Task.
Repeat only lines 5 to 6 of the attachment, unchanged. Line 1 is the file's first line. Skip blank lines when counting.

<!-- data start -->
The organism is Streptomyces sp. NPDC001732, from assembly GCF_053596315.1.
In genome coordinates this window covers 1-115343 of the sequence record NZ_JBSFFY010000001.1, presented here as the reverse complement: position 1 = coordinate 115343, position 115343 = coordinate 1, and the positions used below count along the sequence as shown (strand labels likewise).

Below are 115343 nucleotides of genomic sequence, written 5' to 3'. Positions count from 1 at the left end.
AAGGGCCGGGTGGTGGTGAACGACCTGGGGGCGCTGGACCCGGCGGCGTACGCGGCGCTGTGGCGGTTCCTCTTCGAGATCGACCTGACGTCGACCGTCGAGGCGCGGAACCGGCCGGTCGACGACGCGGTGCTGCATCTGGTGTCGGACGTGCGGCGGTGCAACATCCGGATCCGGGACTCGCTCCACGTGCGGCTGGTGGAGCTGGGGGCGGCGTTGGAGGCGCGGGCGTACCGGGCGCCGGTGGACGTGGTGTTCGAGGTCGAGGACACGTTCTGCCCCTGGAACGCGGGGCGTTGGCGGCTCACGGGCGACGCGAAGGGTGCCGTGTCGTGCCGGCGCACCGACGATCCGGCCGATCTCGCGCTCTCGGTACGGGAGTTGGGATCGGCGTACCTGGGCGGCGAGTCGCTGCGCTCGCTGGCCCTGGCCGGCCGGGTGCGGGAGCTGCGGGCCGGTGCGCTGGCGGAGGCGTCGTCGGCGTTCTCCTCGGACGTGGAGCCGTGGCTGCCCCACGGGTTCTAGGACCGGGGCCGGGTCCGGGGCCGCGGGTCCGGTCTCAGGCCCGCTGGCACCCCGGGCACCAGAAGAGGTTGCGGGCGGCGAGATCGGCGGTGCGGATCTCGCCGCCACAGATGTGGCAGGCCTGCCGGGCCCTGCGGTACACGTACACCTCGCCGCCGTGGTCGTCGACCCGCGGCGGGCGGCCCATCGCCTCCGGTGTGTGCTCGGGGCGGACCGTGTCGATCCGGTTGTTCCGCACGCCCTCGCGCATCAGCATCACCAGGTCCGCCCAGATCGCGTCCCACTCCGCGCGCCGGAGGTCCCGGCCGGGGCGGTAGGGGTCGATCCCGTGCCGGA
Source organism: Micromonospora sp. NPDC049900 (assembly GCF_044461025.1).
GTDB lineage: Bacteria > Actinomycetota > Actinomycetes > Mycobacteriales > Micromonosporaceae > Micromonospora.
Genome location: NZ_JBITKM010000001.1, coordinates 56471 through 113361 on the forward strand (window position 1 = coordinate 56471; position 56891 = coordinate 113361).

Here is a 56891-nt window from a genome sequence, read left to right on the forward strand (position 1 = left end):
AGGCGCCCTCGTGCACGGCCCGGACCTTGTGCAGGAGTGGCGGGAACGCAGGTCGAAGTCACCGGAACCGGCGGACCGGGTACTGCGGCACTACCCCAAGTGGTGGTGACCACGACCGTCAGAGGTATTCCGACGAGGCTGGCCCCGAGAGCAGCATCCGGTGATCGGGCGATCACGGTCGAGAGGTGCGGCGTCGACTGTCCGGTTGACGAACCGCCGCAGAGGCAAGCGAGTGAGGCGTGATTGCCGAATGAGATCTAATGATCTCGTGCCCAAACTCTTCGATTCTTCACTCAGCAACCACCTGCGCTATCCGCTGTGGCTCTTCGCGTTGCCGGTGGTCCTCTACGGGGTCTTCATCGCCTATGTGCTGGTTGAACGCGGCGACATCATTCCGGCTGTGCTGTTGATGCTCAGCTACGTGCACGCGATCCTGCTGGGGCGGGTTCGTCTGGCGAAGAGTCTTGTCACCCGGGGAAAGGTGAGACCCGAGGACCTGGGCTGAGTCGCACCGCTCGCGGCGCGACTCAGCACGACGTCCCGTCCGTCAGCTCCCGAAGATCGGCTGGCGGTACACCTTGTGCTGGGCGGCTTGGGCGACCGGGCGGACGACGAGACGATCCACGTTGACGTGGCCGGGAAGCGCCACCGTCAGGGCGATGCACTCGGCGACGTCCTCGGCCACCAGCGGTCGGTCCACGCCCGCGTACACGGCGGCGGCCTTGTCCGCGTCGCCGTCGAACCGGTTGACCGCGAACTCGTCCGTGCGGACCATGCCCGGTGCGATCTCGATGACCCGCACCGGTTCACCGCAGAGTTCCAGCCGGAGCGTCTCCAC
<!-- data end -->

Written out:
Source organism: Micromonospora sp. NPDC049900 (assembly GCF_044461025.1).
GTDB lineage: Bacteria > Actinomycetota > Actinomycetes > Mycobacteriales > Micromonosporaceae > Micromonospora.